In a research study conducted by PEW, Americans are pessimistic about the current and future state of the country.
The vast majority expressed dissatisfaction with the economy and overall national conditions. “And when they look toward the not-too-distant future, they see a country that in many respects will be worse than it is today,” concluded a new Pew Research Center survey, reported by Andrew Daniller on April 24.
The majority of adults say that in 2050, “the U.S. economy will be weaker, the United States will be less important in the world, political divisions will be wider and there will be a larger gap between the rich and the poor. Far fewer adults predict positive developments in each of these areas.”
When asked if the US economy would be weaker or stronger, 66% of the respondents said they believed it would be weaker by the year 2050. And, 32% judged that it would be stronger.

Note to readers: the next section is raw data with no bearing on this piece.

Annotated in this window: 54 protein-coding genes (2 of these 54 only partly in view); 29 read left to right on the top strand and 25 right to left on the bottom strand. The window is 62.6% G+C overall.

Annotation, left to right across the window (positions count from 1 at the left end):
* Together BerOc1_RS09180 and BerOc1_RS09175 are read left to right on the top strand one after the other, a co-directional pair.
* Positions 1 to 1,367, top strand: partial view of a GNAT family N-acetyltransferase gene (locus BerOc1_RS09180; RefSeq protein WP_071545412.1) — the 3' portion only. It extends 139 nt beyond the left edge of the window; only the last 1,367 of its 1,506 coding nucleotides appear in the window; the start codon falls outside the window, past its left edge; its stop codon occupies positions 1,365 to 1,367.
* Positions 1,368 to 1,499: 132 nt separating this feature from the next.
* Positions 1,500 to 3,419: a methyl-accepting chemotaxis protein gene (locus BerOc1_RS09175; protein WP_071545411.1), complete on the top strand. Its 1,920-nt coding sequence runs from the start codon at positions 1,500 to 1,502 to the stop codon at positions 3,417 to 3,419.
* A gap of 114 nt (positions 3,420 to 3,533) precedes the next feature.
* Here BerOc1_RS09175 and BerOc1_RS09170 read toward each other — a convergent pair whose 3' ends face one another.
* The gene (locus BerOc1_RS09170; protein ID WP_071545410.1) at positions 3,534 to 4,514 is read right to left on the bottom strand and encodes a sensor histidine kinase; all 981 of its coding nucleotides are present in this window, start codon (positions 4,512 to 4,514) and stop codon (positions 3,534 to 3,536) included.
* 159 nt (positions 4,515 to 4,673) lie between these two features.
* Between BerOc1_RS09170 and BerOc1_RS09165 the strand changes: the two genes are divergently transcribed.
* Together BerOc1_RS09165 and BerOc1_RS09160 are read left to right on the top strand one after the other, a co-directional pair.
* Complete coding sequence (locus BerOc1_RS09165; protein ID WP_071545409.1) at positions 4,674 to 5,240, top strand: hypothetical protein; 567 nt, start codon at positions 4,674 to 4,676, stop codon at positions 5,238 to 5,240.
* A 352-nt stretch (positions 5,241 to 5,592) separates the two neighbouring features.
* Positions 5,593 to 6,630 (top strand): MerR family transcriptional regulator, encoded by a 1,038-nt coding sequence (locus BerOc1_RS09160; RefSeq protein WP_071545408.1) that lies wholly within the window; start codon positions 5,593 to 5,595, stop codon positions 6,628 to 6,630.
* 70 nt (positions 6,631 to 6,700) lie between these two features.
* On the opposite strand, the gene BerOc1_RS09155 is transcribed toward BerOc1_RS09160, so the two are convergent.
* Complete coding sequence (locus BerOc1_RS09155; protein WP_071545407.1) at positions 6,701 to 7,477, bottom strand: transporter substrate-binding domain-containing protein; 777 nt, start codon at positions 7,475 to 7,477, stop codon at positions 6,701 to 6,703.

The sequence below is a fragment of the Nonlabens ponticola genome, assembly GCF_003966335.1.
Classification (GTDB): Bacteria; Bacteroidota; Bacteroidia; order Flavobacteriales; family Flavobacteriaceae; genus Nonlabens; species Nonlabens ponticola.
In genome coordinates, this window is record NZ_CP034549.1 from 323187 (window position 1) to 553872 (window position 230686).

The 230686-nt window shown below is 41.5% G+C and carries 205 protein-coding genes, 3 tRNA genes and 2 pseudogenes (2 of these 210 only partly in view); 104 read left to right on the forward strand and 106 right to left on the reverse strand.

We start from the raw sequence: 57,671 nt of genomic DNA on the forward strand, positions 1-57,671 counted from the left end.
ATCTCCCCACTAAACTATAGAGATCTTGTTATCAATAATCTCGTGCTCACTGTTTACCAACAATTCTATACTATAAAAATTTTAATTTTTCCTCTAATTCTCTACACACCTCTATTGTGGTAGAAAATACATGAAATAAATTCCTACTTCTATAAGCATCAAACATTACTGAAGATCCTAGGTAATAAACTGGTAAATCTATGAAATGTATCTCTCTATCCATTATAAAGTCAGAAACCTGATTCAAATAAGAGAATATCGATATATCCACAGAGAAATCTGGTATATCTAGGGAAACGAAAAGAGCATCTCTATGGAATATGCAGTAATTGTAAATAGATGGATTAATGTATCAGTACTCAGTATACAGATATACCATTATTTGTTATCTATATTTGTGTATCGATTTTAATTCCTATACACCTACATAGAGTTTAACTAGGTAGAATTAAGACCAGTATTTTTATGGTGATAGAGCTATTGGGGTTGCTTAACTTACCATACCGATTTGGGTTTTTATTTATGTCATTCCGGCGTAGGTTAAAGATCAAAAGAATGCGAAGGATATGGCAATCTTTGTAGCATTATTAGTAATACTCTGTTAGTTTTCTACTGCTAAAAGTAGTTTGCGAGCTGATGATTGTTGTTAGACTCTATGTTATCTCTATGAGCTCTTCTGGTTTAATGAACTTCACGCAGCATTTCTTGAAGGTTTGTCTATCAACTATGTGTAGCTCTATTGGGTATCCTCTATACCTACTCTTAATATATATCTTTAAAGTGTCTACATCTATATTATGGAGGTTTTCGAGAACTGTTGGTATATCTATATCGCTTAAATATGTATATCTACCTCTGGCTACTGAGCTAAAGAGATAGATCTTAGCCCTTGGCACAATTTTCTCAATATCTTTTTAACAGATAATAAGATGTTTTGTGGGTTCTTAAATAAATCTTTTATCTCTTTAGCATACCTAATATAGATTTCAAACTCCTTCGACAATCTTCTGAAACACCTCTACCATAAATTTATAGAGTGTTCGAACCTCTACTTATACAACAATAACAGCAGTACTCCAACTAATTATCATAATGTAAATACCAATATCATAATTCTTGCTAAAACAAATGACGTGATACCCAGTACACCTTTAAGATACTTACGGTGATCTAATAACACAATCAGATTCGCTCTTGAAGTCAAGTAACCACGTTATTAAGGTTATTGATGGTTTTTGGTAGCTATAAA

A full 71% of respondents said the US will be less important in the world at that time in the future, while 27% said the US will be more important.
In the study, when participants were asked if the country will be more politically divided or less, 77% said more and 21% said less.
When asked if the gap between the rich and the poor will grow or get smaller, 81% said it would grow and 18% said the gap would get smaller.
“Americans’ negative views of the nation’s future are influenced by their bleak assessments of current conditions,” said the authors. “Only 19% of Americans say they are satisfied with the way things are going in the country, while 80% are dissatisfied. Ratings of the economy remain largely negative, and an increasing share of the public expects economic conditions to worsen over the next year.”
There is an age gap. “Differences between older and younger Democrats account for most of this age gap. A sizable majority of Democrats 50 and older (80%) have at least some confidence in the country’s future. That compares with 62% of Democrats ages 35 to 49 and 53% of those 18 to 34. Among Republicans, by contrast, there are only modest differences on this question across age groups.